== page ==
In addition, Bradykinin receptors 1 & 2 (Bdkrb1 and Bdkrb2) are known to mediate the inflammatory response of the lungs and other organs as well (Jaffa et al., 2012; Delemasure et al., 2013). Bdkrb1 is usually undetectable in healthy tissues, yet this receptor is strongly induced by the pro-inflammatory cytokine IL-1β cytokine pathway and oxidative stress via the transcriptional nuclear factor NF-κB (Lin et al., 2010; Krimmer et al., 2013). The up-regulation of Bdkrb1 and inflammatory mediators signifies aortic injury secondary to cigarette smoking. Interestingly, pomegranate juice supplementation attenuated the surge of IL-1β and prevented the induction of Bdkrb1 receptors in the aortas of CS group. We hypothesize that the inflammatory processes secondary to cigarette smoking may have triggered an associated increase in the expression of fibrotic/atherogenic markers.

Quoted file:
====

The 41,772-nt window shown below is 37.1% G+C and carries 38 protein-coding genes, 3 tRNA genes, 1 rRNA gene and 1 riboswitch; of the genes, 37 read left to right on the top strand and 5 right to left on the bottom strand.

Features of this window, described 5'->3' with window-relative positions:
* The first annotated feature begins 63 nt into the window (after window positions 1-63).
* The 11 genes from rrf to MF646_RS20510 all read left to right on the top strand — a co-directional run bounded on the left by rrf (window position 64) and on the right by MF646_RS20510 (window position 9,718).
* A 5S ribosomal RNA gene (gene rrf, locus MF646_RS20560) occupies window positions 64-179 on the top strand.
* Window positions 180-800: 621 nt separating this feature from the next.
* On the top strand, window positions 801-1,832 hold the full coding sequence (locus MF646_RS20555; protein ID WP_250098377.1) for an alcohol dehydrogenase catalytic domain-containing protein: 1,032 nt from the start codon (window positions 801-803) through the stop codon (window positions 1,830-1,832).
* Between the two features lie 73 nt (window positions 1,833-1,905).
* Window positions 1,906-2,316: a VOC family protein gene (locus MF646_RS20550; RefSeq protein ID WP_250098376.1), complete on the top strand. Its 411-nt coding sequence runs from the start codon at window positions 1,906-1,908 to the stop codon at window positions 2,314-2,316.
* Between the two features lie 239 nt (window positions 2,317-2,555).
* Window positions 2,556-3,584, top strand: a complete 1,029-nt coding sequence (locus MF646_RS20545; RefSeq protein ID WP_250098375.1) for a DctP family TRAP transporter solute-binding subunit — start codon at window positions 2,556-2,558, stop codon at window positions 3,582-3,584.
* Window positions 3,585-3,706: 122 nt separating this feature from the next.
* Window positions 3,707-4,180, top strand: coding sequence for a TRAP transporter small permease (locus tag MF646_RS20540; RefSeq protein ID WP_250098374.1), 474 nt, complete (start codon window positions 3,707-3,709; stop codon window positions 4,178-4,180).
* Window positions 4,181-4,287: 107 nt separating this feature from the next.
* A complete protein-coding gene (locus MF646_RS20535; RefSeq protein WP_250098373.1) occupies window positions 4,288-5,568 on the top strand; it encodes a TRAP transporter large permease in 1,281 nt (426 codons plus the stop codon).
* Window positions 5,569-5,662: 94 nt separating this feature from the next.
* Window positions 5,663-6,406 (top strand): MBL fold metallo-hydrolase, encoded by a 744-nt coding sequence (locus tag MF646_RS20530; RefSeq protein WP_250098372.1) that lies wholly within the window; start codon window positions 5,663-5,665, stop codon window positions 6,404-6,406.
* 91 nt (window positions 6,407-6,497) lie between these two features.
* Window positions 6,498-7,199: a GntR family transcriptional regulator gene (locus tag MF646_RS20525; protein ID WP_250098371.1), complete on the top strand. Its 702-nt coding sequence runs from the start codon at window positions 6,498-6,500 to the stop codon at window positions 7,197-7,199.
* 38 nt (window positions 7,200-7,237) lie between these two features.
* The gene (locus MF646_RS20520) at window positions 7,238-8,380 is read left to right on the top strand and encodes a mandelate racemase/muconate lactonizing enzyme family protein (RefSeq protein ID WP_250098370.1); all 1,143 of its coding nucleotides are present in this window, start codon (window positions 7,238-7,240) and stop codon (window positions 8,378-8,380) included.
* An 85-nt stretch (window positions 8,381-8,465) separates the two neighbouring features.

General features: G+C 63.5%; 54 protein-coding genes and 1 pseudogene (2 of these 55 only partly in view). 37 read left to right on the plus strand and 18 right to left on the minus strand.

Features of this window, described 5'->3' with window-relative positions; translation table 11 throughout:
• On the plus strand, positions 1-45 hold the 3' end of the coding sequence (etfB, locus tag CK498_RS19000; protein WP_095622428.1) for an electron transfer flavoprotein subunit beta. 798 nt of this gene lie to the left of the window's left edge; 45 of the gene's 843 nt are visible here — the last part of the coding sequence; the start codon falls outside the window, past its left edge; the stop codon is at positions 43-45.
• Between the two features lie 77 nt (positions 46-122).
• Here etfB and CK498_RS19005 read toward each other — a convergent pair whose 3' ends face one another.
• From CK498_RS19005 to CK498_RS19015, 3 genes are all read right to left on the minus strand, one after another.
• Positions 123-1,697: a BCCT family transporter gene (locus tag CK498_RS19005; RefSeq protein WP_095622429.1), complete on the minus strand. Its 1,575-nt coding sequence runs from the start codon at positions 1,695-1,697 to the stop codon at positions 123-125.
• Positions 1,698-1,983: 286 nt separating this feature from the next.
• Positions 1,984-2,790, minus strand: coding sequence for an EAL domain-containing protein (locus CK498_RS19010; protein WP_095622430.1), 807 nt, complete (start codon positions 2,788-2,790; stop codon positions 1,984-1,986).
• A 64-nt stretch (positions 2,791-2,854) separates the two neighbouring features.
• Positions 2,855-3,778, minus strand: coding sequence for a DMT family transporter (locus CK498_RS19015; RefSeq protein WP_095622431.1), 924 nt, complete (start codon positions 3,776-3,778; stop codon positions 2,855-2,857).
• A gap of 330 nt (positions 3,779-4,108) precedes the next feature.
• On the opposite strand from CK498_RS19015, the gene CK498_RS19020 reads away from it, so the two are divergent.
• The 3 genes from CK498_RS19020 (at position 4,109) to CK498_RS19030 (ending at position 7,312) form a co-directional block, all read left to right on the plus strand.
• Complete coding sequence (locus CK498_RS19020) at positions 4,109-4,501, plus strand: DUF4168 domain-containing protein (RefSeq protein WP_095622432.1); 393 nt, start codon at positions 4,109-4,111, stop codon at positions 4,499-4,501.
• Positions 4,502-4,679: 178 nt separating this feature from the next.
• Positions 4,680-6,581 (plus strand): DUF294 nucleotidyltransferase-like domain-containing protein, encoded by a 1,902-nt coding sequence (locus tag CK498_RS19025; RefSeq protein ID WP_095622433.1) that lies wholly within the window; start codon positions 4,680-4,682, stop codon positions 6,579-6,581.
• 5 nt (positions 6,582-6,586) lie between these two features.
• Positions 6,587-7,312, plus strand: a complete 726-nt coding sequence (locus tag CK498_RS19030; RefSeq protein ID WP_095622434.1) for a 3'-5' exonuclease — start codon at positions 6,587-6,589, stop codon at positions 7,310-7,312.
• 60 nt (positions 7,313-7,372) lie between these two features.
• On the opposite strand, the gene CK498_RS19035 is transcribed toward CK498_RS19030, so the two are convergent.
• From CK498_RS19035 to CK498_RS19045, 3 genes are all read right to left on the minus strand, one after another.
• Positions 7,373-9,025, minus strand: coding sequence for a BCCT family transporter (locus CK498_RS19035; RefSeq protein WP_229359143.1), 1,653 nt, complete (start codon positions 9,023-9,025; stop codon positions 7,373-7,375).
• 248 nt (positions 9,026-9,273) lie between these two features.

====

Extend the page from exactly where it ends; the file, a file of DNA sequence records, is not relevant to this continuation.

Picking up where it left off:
Taken together, our work extends on previous published studies to decipher the mechanism(s) by which smoke exposure mediates cardia remodeling altering different cardiovascular parameters. Of interest, this study demonstrated that the administration of AO as pomegranate juice supplementation have ameliorated the occurrence of aortic calcification in post smoke paradigm. This was coupled with the smoke-induced upregulation of Bdkrb1 in the aortic tissue an observation that highlight the role of the kinin system involvement in smoke exposure and can be used as a potential therapeutic target as it was shown to be reversible by the administration of antioxidant post smoke exposure. Finally, although the results of the study show that pomegranate juice supplementation would ameliorate the detrimental effects of smoking on the cardiovascular system, the first and utmost precaution of smoking is abstaining smoking (primary or second hand ones).